My patient grabbed my arm, looked me in the eyes and said “please don’t let me die, I have a daughter.”

Man in Black Jacket Standing in Front of Grave

I’m going home…

I worked as a nurse’s aide in a nursing home, for just 2 months, brand new. This gentleman was assigned to my caseload the entire time I had worked there, and was on Hospice the whole time, but had seemed to be doing well.

This night, I was working with him and he seemed off. I talked to him and explained what I was doing to care for him, but he just sounded so angry and confused. I was new to this, so I didn’t know quite what to do, so I pressed on. He got so freaked out, he took his oxygen tubing and tried to wrap it around my throat to strangle me. I got away, told the nurse, and was told that confusion and aggression were common when people were dying, he needed his care regardless.

I went to care for him again a few hours later, and he looked so docile, so defeated. His eyes filled with tears as he looked at me, and told me, “I’m real sorry for what I did earlier, ma’am, that’s not who I am. I’m so sorry.” I told him it was okay, and that I just wanted to make him comfortable. He thanked me, and said the line, “I’m going home.” He just kept repeating it, and sounded so urgent. “I’m going home, I’m going home, I’m going home.” I thought he was still confused…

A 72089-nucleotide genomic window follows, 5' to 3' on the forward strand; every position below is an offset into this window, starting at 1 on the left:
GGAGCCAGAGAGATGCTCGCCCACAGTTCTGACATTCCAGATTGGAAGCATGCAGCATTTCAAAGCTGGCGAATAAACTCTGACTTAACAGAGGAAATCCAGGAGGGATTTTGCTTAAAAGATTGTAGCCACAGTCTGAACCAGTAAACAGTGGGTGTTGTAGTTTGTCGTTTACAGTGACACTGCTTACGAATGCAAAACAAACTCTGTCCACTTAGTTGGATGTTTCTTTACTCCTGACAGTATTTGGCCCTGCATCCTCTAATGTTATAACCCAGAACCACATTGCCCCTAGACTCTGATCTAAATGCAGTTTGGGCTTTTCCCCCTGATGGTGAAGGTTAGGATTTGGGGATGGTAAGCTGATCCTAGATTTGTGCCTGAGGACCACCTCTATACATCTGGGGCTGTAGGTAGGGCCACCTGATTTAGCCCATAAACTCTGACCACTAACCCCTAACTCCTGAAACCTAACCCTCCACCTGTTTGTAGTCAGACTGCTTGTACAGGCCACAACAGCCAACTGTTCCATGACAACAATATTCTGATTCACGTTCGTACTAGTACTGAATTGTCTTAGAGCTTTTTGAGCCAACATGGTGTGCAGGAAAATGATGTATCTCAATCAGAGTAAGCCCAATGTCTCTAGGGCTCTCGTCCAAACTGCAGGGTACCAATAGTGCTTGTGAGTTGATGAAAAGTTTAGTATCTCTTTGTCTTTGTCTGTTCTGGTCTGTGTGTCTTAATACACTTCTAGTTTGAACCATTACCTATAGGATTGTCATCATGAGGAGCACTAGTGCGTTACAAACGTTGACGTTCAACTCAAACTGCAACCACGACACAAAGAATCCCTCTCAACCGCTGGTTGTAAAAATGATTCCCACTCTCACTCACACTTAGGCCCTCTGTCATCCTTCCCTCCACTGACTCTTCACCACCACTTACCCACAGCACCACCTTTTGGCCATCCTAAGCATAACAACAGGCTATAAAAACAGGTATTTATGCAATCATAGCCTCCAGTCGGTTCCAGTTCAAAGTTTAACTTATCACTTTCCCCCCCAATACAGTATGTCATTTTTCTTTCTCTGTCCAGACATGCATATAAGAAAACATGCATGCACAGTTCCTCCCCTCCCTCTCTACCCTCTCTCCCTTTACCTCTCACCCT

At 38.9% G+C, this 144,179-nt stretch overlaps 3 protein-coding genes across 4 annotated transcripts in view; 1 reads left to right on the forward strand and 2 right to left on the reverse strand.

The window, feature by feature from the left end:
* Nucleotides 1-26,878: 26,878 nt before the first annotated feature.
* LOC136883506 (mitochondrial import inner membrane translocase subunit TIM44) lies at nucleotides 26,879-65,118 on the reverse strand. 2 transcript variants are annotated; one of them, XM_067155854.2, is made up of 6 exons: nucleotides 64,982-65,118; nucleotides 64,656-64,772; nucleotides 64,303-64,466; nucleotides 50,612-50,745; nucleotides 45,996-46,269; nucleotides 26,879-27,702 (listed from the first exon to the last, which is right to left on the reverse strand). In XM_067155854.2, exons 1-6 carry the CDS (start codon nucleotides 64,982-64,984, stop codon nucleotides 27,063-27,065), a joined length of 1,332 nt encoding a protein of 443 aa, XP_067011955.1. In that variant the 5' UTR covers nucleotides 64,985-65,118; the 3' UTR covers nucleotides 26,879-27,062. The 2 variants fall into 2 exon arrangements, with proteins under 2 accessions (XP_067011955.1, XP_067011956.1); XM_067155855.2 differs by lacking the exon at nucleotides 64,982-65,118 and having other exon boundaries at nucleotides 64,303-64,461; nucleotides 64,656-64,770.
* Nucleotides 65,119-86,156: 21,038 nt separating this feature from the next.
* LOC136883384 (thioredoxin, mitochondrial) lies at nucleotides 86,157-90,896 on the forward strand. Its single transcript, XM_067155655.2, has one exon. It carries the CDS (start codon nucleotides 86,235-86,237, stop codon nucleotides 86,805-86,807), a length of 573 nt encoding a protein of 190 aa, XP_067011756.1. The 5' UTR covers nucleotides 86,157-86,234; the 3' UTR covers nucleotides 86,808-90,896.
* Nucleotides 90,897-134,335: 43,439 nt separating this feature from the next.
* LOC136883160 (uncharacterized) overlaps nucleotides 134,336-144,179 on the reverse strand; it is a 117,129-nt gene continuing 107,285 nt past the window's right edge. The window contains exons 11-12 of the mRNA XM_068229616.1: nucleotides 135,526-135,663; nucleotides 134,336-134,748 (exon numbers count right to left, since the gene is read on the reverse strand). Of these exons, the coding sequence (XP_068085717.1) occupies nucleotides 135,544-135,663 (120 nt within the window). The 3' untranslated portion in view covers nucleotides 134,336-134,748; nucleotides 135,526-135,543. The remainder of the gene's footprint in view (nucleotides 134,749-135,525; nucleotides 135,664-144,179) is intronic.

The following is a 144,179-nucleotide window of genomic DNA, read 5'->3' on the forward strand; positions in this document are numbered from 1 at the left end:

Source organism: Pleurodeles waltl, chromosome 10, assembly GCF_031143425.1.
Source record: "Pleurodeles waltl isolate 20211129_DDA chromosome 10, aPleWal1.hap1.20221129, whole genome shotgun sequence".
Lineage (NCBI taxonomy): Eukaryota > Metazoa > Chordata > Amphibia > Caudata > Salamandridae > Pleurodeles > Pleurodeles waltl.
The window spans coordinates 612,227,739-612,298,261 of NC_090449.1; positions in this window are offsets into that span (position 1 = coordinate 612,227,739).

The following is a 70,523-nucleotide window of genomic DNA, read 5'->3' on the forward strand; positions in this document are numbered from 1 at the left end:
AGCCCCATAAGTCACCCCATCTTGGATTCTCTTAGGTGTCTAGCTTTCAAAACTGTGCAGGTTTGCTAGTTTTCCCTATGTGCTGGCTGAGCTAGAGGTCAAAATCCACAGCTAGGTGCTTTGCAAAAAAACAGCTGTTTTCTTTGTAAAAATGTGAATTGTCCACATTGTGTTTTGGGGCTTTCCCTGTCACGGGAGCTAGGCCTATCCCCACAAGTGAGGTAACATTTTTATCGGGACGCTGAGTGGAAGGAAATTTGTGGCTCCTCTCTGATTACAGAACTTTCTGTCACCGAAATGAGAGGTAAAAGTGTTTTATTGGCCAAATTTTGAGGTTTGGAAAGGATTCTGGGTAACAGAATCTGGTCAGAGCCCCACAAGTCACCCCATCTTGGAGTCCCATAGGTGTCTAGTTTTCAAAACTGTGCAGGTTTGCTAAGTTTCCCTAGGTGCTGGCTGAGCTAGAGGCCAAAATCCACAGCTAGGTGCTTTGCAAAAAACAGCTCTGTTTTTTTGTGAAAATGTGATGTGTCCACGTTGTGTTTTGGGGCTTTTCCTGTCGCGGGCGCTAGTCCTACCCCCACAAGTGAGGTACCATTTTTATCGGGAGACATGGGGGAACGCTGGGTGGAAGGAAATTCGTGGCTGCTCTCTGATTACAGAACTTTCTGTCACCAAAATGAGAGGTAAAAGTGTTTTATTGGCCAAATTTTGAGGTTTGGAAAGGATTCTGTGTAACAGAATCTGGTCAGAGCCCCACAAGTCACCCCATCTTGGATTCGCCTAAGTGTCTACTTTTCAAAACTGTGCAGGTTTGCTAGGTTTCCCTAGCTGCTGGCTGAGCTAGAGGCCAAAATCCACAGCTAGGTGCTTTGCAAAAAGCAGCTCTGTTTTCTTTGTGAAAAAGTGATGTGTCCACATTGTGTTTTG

… he passed away 1 1/2 hours later, right after my shift was over. I was the one to hear his last words. Upon learning that he passed away, I immediately thought of those last words. Sticks with me to this day. This was almost 12 years ago, and I don’t think I’ll ever forget.


Would you feel guilty?

“I’m going to die. I know I’m going to die.” He was going for very routine, fairly minor surgery. I held his hand and told him he would be fine. He died shortly after the procedure.

Patient with Iv Line

Many moons ago when I was a nursing student, a man in his 40s was lying on his deathbed from terminal cancer, his sobbing wife lying in bed next to him.

He looked at his wife, using the last bit of energy he had to gently wipe away her tears and stroke her cheek.

He took off his oxygen mask and said “don’t worry love, don’t be afraid. It’s just death” and passed shortly after


Imagine being told this…